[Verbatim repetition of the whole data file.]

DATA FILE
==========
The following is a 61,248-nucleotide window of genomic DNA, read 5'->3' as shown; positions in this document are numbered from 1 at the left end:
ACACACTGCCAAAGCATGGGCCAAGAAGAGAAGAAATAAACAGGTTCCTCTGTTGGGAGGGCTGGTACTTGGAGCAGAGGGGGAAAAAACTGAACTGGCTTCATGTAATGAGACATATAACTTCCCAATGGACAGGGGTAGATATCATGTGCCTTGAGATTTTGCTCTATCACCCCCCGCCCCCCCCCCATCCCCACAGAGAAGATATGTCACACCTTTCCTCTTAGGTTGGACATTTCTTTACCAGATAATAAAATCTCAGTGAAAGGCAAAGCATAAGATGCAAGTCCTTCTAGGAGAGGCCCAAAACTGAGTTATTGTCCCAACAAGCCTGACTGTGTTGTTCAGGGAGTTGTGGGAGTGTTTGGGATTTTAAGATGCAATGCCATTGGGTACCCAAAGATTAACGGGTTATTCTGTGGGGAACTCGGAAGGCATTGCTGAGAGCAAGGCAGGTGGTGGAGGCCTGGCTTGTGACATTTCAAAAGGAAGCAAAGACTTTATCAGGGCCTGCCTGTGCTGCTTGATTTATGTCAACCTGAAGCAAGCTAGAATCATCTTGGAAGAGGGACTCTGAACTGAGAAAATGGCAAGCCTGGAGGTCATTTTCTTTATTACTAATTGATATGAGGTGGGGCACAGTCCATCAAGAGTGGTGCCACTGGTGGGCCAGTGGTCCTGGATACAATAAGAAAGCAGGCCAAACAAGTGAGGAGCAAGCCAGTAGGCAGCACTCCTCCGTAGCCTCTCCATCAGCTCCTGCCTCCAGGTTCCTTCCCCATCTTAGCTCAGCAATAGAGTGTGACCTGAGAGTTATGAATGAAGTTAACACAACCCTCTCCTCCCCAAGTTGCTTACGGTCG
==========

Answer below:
The following is a 61,248-nucleotide window of genomic DNA, read 5'->3' as shown; positions in this document are numbered from 1 at the left end:
ACACACTGCCAAAGCATGGGCCAAGAAGAGAAGAAATAAACAGGTTCCTCTGTTGGGAGGGCTGGTACTTGGAGCAGAGGGGGAAAAAACTGAACTGGCTTCATGTAATGAGACATATAACTTCCCAATGGACAGGGGTAGATATCATGTGCCTTGAGATTTTGCTCTATCACCCCCCGCCCCCCCCCCATCCCCACAGAGAAGATATGTCACACCTTTCCTCTTAGGTTGGACATTTCTTTACCAGATAATAAAATCTCAGTGAAAGGCAAAGCATAAGATGCAAGTCCTTCTAGGAGAGGCCCAAAACTGAGTTATTGTCCCAACAAGCCTGACTGTGTTGTTCAGGGAGTTGTGGGAGTGTTTGGGATTTTAAGATGCAATGCCATTGGGTACCCAAAGATTAACGGGTTATTCTGTGGGGAACTCGGAAGGCATTGCTGAGAGCAAGGCAGGTGGTGGAGGCCTGGCTTGTGACATTTCAAAAGGAAGCAAAGACTTTATCAGGGCCTGCCTGTGCTGCTTGATTTATGTCAACCTGAAGCAAGCTAGAATCATCTTGGAAGAGGGACTCTGAACTGAGAAAATGGCAAGCCTGGAGGTCATTTTCTTTATTACTAATTGATATGAGGTGGGGCACAGTCCATCAAGAGTGGTGCCACTGGTGGGCCAGTGGTCCTGGATACAATAAGAAAGCAGGCCAAACAAGTGAGGAGCAAGCCAGTAGGCAGCACTCCTCCGTAGCCTCTCCATCAGCTCCTGCCTCCAGGTTCCTTCCCCATCTTAGCTCAGCAATAGAGTGTGACCTGAGAGTTATGAATGAAGTTAACACAACCCTCTCCTCCCCAAGTTGCTTACGGTCG